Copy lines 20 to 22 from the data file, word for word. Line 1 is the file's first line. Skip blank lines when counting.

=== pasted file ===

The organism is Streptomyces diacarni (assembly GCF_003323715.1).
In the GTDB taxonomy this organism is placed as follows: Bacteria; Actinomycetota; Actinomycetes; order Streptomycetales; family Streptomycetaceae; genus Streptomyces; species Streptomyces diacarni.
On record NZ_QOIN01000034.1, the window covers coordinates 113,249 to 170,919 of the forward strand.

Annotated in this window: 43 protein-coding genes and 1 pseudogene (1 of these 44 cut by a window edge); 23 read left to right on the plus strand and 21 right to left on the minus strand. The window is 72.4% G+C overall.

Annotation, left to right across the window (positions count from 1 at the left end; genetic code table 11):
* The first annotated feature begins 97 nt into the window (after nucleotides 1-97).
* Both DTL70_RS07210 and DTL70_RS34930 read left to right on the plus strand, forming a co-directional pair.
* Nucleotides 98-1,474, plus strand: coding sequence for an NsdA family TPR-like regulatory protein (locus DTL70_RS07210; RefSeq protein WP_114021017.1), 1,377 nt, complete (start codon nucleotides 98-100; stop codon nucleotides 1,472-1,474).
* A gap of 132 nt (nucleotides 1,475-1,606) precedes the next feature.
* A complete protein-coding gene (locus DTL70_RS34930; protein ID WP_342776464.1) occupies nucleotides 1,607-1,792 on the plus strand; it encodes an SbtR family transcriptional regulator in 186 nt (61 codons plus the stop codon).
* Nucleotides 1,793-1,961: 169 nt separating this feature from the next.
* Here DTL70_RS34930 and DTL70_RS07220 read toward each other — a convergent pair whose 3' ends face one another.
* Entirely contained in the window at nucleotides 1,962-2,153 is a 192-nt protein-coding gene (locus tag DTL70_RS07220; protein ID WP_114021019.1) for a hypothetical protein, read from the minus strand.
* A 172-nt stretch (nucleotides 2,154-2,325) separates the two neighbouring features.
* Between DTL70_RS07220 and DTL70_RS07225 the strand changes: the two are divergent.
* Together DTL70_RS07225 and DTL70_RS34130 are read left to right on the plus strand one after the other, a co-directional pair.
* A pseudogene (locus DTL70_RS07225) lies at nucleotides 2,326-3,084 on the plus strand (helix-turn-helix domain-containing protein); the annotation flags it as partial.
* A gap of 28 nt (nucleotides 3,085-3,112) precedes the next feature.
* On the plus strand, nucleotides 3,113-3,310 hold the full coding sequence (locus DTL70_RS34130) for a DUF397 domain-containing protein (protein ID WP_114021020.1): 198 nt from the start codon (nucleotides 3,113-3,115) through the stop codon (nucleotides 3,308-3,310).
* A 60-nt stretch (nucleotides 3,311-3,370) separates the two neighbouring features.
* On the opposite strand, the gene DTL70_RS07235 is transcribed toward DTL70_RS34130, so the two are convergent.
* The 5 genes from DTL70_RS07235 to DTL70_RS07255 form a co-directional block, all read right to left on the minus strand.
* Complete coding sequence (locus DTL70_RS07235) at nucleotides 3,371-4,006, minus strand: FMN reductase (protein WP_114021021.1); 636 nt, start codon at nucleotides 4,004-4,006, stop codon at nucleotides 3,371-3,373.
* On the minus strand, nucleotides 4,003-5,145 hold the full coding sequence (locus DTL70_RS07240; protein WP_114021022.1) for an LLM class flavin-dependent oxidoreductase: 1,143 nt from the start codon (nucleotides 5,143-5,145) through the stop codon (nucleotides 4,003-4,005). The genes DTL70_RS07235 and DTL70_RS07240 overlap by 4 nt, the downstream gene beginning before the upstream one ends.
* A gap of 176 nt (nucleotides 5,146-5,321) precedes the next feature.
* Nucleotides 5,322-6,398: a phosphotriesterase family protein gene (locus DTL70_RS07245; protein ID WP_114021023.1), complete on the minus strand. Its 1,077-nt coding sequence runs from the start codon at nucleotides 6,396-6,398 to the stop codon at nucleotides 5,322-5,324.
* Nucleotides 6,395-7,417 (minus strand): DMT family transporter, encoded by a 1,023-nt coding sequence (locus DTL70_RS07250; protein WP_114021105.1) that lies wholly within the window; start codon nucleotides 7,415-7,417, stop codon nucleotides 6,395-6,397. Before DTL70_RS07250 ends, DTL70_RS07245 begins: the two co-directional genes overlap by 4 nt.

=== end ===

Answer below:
* A 60-nt stretch (nucleotides 3,311-3,370) separates the two neighbouring features.
* On the opposite strand, the gene DTL70_RS07235 is transcribed toward DTL70_RS34130, so the two are convergent.
* The 5 genes from DTL70_RS07235 to DTL70_RS07255 form a co-directional block, all read right to left on the minus strand.